Page last updated at 15:40 GMT, Tuesday, 29 April 2008 16:40 UK

Dungeon case stuns Europe's media

Media gathered near the house in Amstetten
The world's media have disrupted the gentle pace of Amstetten

The events in the eastern Austrian town of Amstetten are front-page news across Europe. As well as disgust at the revelations surrounding the actions of Josef Fritzl, there is disbelief that he escaped the notice of the authorities - and the suggestion that he may have had outside help.


Austria ran out of superlatives to describe the horror suffered by Natascha Kampusch, kidnapped and isolated in a dungeon by her captor for eight long years. Overwhelmed, Austrians will not find words strong enough to convey the monstrous and diabolic history which has played out in secret for three decades at Amstetten.


The Austrians are asking themselves: Why didn't social services, who visited the family several times, notice anything unusual? How could the neighbours who all know each other in this part of town not have realised anything? How was Josef able to live a double life for almost a quarter of a century? And what did his wife, who according to the investigators "didn't ask questions", really know?


What does this say about a community, in which an authority figure can go about breaking this private taboo without any great difficulty for almost a quarter of a century? Is this a society which is afraid to have to look into its own abyss?


The World's Most Evil Dad... the brute whose word was absolute law, locked the door with a code only he knew and cruelly told Elisabeth and the children that it was booby-trapped with explosives.


Neighbours said the three [children] kept above ground were well-balanced and polite members of the police sports club and voluntary fire brigade. Their grandmother, according to many, was a pillar of the community, baking cakes for fetes and becoming an active member of the parent teachers' association at their private school.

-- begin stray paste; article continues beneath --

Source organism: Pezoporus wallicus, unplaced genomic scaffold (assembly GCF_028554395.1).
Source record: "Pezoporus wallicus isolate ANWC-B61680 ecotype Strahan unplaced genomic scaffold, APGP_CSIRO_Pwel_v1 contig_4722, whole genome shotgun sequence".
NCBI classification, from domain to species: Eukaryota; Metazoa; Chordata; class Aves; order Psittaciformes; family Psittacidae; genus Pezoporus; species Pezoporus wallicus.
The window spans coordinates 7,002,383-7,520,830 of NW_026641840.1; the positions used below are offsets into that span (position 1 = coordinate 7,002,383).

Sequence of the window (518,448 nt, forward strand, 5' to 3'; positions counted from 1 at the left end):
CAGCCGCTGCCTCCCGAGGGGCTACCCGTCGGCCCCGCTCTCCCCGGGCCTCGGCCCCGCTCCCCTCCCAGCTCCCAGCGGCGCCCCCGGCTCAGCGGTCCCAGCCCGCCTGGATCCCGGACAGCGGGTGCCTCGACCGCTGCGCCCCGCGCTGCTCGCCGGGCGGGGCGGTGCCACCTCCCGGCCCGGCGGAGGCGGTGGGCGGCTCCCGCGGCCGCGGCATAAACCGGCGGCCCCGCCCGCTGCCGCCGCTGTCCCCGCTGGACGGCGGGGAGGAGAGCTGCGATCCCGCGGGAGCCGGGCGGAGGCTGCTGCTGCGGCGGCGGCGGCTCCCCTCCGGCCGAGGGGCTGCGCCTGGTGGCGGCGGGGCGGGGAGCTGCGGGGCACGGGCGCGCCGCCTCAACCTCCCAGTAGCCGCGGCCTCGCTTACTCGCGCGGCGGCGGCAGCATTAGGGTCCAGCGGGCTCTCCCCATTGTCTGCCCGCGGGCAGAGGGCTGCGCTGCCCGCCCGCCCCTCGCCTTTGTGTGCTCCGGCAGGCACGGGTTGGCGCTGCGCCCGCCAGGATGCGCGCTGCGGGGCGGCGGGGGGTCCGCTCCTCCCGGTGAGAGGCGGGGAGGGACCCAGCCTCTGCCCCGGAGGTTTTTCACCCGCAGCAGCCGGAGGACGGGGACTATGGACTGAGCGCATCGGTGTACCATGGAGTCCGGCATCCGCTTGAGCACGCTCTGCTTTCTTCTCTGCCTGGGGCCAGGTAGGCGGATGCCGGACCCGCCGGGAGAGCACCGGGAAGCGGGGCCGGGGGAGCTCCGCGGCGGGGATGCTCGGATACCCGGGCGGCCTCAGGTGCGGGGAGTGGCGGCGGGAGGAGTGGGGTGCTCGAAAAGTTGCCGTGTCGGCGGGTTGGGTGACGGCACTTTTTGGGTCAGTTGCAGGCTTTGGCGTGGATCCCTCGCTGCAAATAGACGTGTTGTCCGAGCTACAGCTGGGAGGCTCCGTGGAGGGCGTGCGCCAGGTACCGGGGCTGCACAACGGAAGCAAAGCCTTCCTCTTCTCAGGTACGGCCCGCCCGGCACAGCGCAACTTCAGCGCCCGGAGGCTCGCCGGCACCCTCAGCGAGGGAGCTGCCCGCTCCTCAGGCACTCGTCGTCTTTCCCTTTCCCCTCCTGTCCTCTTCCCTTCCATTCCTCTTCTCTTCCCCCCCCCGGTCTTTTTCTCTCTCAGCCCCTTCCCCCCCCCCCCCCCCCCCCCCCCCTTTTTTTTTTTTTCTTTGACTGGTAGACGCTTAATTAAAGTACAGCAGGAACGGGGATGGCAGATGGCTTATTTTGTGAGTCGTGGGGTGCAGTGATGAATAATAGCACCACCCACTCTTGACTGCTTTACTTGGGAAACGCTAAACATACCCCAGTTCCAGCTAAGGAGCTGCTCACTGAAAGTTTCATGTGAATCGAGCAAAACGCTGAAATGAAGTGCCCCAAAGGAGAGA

How was it possible that Josef Fritzl regularly went on holiday to Thailand for two to three weeks without his prisoners starving in the cellar? Did he handle it completely by himself or did he have help from outside?


You can see the birdcage from the pavement of Dammstrasse... When he wasn't playing the good husband with old Rosemarie, or wasn't too tired from being a good grandfather to the three son/grandsons that he ended up looking after, when he wasn't telling jokes in the bar, watering his lawn, going fishing or helping his neighbours fix their broken kettles, when he wasn't disappearing for hours into the cellar to work, when in reality he was opening up the secret bolt to feed his slaves, when his double face didn't have to divide itself between the normal and the horrific, he also found time for them - those small birds, poor little things.


The hundreds of journalists from around the world who have flooded to the scene since yesterday have transformed the gentle pace of Amstetten. Near number 40 on Ybbsstrasse, neighbours watch the crowd, the satellite dishes and the television crews incredulously. Some are even taking photos to document the day that the name of their town was suddenly on everyone's lips. "We'd have preferred it if Amstetten had become famous for another reason," one passer-by said.

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